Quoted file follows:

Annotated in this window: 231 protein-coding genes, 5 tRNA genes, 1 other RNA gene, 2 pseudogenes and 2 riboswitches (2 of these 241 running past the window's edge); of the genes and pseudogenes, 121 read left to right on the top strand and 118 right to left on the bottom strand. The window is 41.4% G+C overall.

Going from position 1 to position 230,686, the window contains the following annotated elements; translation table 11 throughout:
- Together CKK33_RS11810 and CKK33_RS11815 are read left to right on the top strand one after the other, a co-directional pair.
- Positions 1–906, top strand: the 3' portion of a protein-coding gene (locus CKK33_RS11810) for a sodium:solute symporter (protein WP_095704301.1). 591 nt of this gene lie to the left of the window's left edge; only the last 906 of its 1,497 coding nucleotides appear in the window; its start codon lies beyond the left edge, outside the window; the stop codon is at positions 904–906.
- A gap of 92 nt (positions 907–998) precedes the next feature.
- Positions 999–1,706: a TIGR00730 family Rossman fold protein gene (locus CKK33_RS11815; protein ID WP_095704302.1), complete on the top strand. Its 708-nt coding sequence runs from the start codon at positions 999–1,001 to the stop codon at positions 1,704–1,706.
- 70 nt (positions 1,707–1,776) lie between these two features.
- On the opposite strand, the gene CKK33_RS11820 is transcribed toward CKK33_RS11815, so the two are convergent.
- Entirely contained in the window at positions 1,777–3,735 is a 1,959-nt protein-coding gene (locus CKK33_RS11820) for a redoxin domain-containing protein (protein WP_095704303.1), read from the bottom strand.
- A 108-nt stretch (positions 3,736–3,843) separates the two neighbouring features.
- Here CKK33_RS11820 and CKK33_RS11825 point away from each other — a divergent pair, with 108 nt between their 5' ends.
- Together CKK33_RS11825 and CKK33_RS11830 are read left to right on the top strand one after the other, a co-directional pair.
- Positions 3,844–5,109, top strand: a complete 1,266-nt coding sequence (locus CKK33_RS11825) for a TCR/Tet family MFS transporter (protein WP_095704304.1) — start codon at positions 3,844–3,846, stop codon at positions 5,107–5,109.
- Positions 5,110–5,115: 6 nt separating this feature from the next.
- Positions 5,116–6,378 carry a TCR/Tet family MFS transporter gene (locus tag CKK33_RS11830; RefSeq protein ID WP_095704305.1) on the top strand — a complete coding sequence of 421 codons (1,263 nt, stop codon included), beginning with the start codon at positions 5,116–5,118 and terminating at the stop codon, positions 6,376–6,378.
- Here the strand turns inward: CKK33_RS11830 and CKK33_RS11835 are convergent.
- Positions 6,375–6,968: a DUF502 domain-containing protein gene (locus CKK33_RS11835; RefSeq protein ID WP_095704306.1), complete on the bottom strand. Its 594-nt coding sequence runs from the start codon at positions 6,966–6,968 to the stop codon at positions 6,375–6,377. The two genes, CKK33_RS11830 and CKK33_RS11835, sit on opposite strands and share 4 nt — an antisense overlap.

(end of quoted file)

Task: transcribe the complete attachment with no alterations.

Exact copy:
Annotated in this window: 231 protein-coding genes, 5 tRNA genes, 1 other RNA gene, 2 pseudogenes and 2 riboswitches (2 of these 241 running past the window's edge); of the genes and pseudogenes, 121 read left to right on the top strand and 118 right to left on the bottom strand. The window is 41.4% G+C overall.

Going from position 1 to position 230,686, the window contains the following annotated elements; translation table 11 throughout:
- Together CKK33_RS11810 and CKK33_RS11815 are read left to right on the top strand one after the other, a co-directional pair.
- Positions 1–906, top strand: the 3' portion of a protein-coding gene (locus CKK33_RS11810) for a sodium:solute symporter (protein WP_095704301.1). 591 nt of this gene lie to the left of the window's left edge; only the last 906 of its 1,497 coding nucleotides appear in the window; its start codon lies beyond the left edge, outside the window; the stop codon is at positions 904–906.
- A gap of 92 nt (positions 907–998) precedes the next feature.
- Positions 999–1,706: a TIGR00730 family Rossman fold protein gene (locus CKK33_RS11815; protein ID WP_095704302.1), complete on the top strand. Its 708-nt coding sequence runs from the start codon at positions 999–1,001 to the stop codon at positions 1,704–1,706.
- 70 nt (positions 1,707–1,776) lie between these two features.
- On the opposite strand, the gene CKK33_RS11820 is transcribed toward CKK33_RS11815, so the two are convergent.
- Entirely contained in the window at positions 1,777–3,735 is a 1,959-nt protein-coding gene (locus CKK33_RS11820) for a redoxin domain-containing protein (protein WP_095704303.1), read from the bottom strand.
- A 108-nt stretch (positions 3,736–3,843) separates the two neighbouring features.
- Here CKK33_RS11820 and CKK33_RS11825 point away from each other — a divergent pair, with 108 nt between their 5' ends.
- Together CKK33_RS11825 and CKK33_RS11830 are read left to right on the top strand one after the other, a co-directional pair.
- Positions 3,844–5,109, top strand: a complete 1,266-nt coding sequence (locus CKK33_RS11825) for a TCR/Tet family MFS transporter (protein WP_095704304.1) — start codon at positions 3,844–3,846, stop codon at positions 5,107–5,109.
- Positions 5,110–5,115: 6 nt separating this feature from the next.
- Positions 5,116–6,378 carry a TCR/Tet family MFS transporter gene (locus tag CKK33_RS11830; RefSeq protein ID WP_095704305.1) on the top strand — a complete coding sequence of 421 codons (1,263 nt, stop codon included), beginning with the start codon at positions 5,116–5,118 and terminating at the stop codon, positions 6,376–6,378.
- Here the strand turns inward: CKK33_RS11830 and CKK33_RS11835 are convergent.
- Positions 6,375–6,968: a DUF502 domain-containing protein gene (locus CKK33_RS11835; RefSeq protein ID WP_095704306.1), complete on the bottom strand. Its 594-nt coding sequence runs from the start codon at positions 6,966–6,968 to the stop codon at positions 6,375–6,377. The two genes, CKK33_RS11830 and CKK33_RS11835, sit on opposite strands and share 4 nt — an antisense overlap.